Crypto Should Avoid Having Its Regulatory Future Shaped By Others
AP Photo/Rick Bowmer, File
Crypto Should Avoid Having Its Regulatory Future Shaped By Others
AP Photo/Rick Bowmer, File
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Although some results from the 2020 elections ended up as predicted, many did not. Even with some fresh faces in Washington, a divided Congress would mean that sweeping legislative changes are unlikely but increased regulatory scrutiny and aggressive rulemaking—including in fintech—are very much in the fold.

The digital asset market has seen explosive growth over the last few years. Blockchain technology is becoming increasingly prevalent and playing a greater role in the financial services industry, with innovative technologies being leveraged to revolutionize financial markets, facilitate efficient payments, expand financial inclusion and reduce end-user costs.

With greater adoption comes a host of regulatory questions. How do we ensure privacy is protected? How do we manage market volatility? What is the industry doing to ensure market conduct and transparency? And what national security concerns need to be monitored?

Early names being floated for positions in the potential Biden administration have hinted at these questions previously, including Janet Yellen, nominee for Treasury Secretary. Yellen has previously said that she’s “not a fan” of bitcoin—“very few transactions are actually handled by bitcoin, and many of those that do take place on bitcoin are illegal, illicit transactions.”

However, in a 2017 speech before the Commonwealth Club, Yellen also said, “[Blockchain] is a very important, new technology that could have implications for the way in which transactions are handled throughout the financial system ... [and] make a big difference to the way in which transactions are cleared and settled in the global economy,” adding that these technologies could bring societal benefits.

New federal regulations could be promulgated, offering less leeway to state governments who have taken varied approaches—for example, Wyoming’s relaxed regime contrasts New York’s more robust policy frameworks.

Regulatory debates could also focus on the definitions and classifications of cryptocurrencies, which are important to both trading and custody, as well as regulation of the platforms and networks in which they trade and operate. Biden transition team leader Gary Gensler has explored reclassifying Facebook-backed Libra’s (now Diem) token as a security. Depending on this outcome, market participants could see their tokens’ domestic status change, potentially forcing some digital asset firms to relocate to markets with a more favorable regulatory climate.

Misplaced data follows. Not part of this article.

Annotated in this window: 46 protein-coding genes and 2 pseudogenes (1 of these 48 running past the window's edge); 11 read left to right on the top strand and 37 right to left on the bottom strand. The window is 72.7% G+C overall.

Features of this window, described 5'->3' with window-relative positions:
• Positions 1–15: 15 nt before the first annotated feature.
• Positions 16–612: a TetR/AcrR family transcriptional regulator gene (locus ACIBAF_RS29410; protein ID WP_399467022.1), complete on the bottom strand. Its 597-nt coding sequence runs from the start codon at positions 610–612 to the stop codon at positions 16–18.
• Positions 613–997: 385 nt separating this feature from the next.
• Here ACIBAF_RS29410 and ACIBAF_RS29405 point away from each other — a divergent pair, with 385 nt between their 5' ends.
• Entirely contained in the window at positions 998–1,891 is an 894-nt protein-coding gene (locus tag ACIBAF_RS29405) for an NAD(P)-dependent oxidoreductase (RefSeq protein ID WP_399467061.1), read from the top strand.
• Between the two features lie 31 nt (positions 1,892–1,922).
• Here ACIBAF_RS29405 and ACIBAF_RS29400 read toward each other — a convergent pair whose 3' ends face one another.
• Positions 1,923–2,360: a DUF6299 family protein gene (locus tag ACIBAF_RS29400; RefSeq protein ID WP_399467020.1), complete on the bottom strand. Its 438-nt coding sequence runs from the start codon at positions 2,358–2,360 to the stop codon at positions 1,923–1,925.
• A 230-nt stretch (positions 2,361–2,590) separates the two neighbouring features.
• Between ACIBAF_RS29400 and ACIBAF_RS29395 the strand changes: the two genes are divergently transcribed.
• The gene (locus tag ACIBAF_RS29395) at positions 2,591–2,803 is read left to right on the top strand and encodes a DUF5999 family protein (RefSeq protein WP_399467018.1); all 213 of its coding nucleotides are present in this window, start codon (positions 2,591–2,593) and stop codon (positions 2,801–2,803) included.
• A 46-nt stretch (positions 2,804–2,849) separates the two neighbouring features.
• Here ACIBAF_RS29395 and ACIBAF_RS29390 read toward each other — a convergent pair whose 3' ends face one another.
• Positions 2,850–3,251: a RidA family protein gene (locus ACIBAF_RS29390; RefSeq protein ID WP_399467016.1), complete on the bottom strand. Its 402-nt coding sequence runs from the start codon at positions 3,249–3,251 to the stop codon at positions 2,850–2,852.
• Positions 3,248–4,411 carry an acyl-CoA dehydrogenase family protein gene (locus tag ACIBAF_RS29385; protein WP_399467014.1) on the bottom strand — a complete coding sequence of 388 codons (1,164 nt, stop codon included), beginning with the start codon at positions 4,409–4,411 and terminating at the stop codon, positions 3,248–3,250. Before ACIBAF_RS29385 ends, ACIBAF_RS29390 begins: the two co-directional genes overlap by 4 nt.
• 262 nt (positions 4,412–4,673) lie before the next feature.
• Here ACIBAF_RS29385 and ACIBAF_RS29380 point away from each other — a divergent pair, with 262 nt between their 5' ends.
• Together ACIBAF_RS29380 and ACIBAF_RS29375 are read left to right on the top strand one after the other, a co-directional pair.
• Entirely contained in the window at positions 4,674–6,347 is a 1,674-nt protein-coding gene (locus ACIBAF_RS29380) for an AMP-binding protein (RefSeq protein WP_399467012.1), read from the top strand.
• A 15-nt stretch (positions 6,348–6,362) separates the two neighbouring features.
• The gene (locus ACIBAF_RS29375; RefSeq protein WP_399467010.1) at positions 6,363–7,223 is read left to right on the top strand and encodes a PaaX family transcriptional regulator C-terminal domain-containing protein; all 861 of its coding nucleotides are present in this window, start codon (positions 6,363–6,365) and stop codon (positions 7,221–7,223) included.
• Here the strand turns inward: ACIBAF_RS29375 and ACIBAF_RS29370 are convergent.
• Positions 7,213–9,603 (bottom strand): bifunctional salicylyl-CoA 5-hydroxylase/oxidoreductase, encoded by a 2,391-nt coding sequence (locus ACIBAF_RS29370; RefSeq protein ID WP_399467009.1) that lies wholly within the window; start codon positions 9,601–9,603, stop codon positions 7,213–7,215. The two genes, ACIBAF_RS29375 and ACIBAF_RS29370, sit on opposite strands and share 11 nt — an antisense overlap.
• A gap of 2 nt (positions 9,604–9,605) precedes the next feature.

A resurgent Consumer Financial Protection Bureau (CFPB) could also scrutinize digital asset firms. Under previous administrations, the CFPB has taken a hardline approach to monitoring and governing cryptocurrencies—often zeroing on perceived systemic risks rather than the benefits digital currencies provide. Biden has prioritized reinvigorating Senator Elizabeth Warren’s CFPB, so one can reasonably expect increased activity there.

Critical to the industry’s continued success and further institutional adoption is identifying balanced policy solutions that promote ethical conduct while allowing the industry to flourish. Even though our industry is young, it is incredibly sophisticated—with experienced players who have explored these questions amongst ourselves and in policy sandboxes, and bring a wealth of deep expertise in financial market regulation. For instance, the Association of Digital Asset Markets (ADAM)’s members agree to adhere to the association’s Code of Conduct, which promotes ethical conduct in the marketplace and offers guidance on issues such as market ethics, compliance and transparency. As the organization’s new CEO, I am eager to share the best practices developed and the Code of Conduct adopted by my group’s members as a foundation for policies that will govern our growing industry.

Digital asset firms should be prepared for industry-changing proposals from the Nation’s Capital in the coming months and years. Key players need to partner with regulators to provide them with the information and best practices needed to craft balanced policies that will protect the continued growth of the marketplace. Our team at ADAM stands ready to help, having substantial expertise crafting legislation and regulations—as well as a sophisticated roster of members whose industry experience will be useful to regulators. As the landscape for digital assets evolves, market participants must be prepared to engage directly and swiftly before the market is decided for us.

Michelle Bond is the CEO of the Association for Digital Asset Markets, which works to foster fair and orderly digital asset markets where participants can transact with confidence.


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